Posted By: QuitSmoking.com Staff | Sep 24 2014
Cigarettes contain many chemical compounds that have various affects on the brain and body.
Nicotine, for example, is a stimulant. It produces an effect similar to cocaine or amphetamines, which provides a “pick-me-up” feeling. It achieves this by causing heart rate, blood pressure, and breathing rate to all increase, these results generally wear off after about 20 minutes.
Acetaldehyde and Carbon Monoxide are also compounds found in cigarettes and cigarette smoke. These are sedatives,…
Posted By: QuitSmoking.com Staff | Sep 23 2014
“Convince yourself. What I mean is before you start, convince yourself this will work, that you will be a non-smoker when this process is complete. I smoked for 17 years and tried everything under the sun to quit. Finally I signed up for hypnosis, the month leading up to the hypnosis I told myself ‘this is it, I will quit” “this has to work”. I think planning for a month that I was quitting is what made it happen. Maybe the hypnosis helped, but I convinced myself I was going to be a…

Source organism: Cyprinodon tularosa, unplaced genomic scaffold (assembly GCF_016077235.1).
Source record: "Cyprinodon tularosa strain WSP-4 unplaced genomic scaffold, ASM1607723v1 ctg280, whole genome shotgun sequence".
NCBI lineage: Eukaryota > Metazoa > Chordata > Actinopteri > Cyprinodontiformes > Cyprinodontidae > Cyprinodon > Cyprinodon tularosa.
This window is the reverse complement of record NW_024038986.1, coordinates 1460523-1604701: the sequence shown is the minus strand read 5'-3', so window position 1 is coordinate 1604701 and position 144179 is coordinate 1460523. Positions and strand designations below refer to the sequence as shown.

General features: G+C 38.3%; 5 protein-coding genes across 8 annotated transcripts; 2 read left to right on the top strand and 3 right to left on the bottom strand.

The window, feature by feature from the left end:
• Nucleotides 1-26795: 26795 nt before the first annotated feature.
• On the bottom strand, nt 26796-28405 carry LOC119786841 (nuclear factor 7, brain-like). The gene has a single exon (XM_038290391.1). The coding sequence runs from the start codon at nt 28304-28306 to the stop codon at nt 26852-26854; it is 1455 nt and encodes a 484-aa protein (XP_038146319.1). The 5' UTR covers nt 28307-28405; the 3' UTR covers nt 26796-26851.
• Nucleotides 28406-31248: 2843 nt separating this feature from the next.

Posted By: QuitSmoking.com Staff | Sep 19 2014
Understanding the reasons why people choose to smoke is one of the best ways to help them quit. The most common answers for why smoking is taking place are: 1. Smoking gives me more energy. 2. I like to touch and handle cigarettes. 3. Smoking is a pleasure. 4. Smoking helps me relax when I’m tense or upset. 5. I crave cigarettes; smoking is an addiction. 6. Smoking is a habit.
There are reasons why these are common answers, but there are better alternatives than smoking, we will…
Posted By: QuitSmoking.com Staff | Sep 18 2014
ABC News File Photo - 2011 Katherine Burns and Shannon Roy smoke together in Times Square
Since 2010 there has been a 3% increase in smoking rate in New York City, this is surprising as New York City has been a pioneer in anti-smoking education and policy. Many of the steps taken in New York have been utilized as examples for other policies throughout the United States. The increase in smoking is statistically significant, which means that the rise in smoking rates is not a result of natural population increases or natural change, the increases are attributed to a larger number of…
Posted By: QuitSmoking.com Staff | Sep 16 2014
“Two years ago I had decided to quit smoking and I had tried quitting cold turkey to no avail. What worked for me was weening myself off cigarettes. I was smoking about one pack a day. So, to start I decided to smoke one cigarette less each week. Before I knew it, I was down to five a day, then four, etc. Then one day I realized I didn’t even want or need a cigarette.” Julie Vander Weken | Eugene, Oregon, United States